Although there are a considerable amount of benefits to walkable neighborhoods, these benefits aren’t always felt by everyone. Non-white and lower-class residents, while oftentimes living in highly walkable communities, are less likely to take advantage of them for several reasons. A study from the journal Obesity compared BMI levels between walkable and non-walkable communities across various racial and ethnic groups [6]. It was found that while the BMI increased for whites as a community became more walkable, the inverse was true for predominantly Black, Hispanic, and Asian communities. One reason for this could be due to the historic inequalities that have existed for racialized groups within urban centers. Disinvestments into these communities from historic “redlining” policies created poorly built “physical activity” environments [7]. These environments are inflicted with a lack of walkability,  street connectivity, and  green space.

What’s worse is that when these communities do get investments into improving walkability and infrastructure, it usually prices out local residents [8]. The white residents who had left many city centers during the age of “white flight” are now returning to take advantage of new amenities and benefits of living in a more open community. Sadly, these improvements are coming at the cost of long-time residents from marginalized backgrounds. 

However, there is some hope. Data from the Housing + Transportation Affordability Index (H&T Index) shows that walkability has the potential to reduce housing properties. In fact, the 25 largest traditional cities (usually the most walkable cities) have 19 percent lower combined housing costs than 25 largest sprawling cities (usually less walkable cities) [9]. This means that an increase in walkability isn’t inherently correlated to increased community costs.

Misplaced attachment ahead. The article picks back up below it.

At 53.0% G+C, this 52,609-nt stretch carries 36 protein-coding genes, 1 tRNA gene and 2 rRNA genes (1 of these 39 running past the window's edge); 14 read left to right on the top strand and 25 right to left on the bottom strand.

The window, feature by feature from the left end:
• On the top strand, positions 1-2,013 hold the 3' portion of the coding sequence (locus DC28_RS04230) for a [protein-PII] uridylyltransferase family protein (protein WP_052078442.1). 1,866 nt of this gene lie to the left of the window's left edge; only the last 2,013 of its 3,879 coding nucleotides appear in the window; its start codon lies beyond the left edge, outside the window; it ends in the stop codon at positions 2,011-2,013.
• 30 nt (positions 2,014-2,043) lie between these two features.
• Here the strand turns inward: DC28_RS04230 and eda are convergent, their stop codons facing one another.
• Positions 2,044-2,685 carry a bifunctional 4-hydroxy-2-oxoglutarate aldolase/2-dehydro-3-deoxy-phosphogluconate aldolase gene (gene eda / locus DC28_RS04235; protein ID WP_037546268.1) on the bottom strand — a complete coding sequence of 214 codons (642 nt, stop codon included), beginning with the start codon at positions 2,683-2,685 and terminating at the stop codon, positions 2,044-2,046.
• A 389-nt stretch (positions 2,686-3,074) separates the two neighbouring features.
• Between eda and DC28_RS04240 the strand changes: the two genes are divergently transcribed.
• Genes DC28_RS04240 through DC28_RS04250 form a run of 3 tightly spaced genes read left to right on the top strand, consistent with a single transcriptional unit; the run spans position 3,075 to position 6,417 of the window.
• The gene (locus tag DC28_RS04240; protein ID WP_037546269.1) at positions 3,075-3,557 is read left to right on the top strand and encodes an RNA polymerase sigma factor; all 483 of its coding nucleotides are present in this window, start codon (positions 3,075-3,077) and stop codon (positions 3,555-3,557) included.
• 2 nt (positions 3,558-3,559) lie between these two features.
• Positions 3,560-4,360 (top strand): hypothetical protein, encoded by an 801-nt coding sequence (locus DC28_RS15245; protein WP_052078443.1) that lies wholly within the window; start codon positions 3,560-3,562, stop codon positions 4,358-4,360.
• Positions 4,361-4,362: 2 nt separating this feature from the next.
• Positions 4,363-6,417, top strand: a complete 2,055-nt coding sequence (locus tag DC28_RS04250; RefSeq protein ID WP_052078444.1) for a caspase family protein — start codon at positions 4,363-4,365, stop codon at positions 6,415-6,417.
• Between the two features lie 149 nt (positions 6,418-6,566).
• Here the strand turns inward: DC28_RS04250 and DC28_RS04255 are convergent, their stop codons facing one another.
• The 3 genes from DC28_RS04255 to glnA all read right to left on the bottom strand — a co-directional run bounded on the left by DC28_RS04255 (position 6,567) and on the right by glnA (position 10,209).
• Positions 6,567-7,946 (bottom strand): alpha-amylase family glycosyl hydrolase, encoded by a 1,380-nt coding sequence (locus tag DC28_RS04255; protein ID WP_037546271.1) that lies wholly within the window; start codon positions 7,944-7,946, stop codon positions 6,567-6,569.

Ensuring that walkable communities remain affordable to everyone will be an important task in future. Everyone should have the opportunity to live in a comfortable and welcoming community, no matter who they are.    

Works Cited

  1. Mancuso, A. (2023, May 24). Pleasantville, N.Y.: A walkable village that checks “all the boxes.” The New York Times. 

  2. Roe, J., Mondschein, A., Neale, C., Barnes, L., Boukhechba, M., & Lopez, S. (2020). The Urban Built Environment, Walking and Mental Health Outcomes Among Older Adults: A Pilot Study. Frontiers in public health, 8, 575946.

  3. Makhlouf, M. H. E., Motairek, I., Chen, Z., Nasir, K., Deo, S. V., Rajagopalan, S., & Al-Kindi, S. G. (2023). Neighborhood Walkability and Cardiovascular Risk in the United States. Current Problems in Cardiology, 48(3), 101533. 

  4. Yue, X., Antonietti, A., Alirezaei, M., Tasdizen, T., Li, D., Nguyen, L., Mane, H., et al. (2022). Using Convolutional Neural Networks to Derive Neighborhood Built Environments from Google Street View Images and Examine Their Associations with Health Outcomes. International Journal of Environmental Research and Public Health, 19(19), 12095. MDPI AG. Retrieved from

  5. Eatough , A. (n.d.). Neighborhood features impact mental health for better and worse. Neighborhood Features Impact Mental Health for Better and Worse | Brain and Behavior Institute. 

  6. Wang, M. L., Narcisse, M., & McElfish, P. A. (2022). Higher walkability is associated with increased physical activity and reduced obesity among United States adults. Obesity, 31(2), 553–564. 

  7. McKoy , J. (2023, February 2). US neighborhood walkability influences physical activity, BMI Levels. SPH US Neighborhood Walkability Influences Physical Activity BMI Levels Comments. 

  8. Broberg , B. (2018, November 15). Affordable walkability. 

  9. Steuteville, R. (2022, June 1). Why walkability is not a luxury. CNU.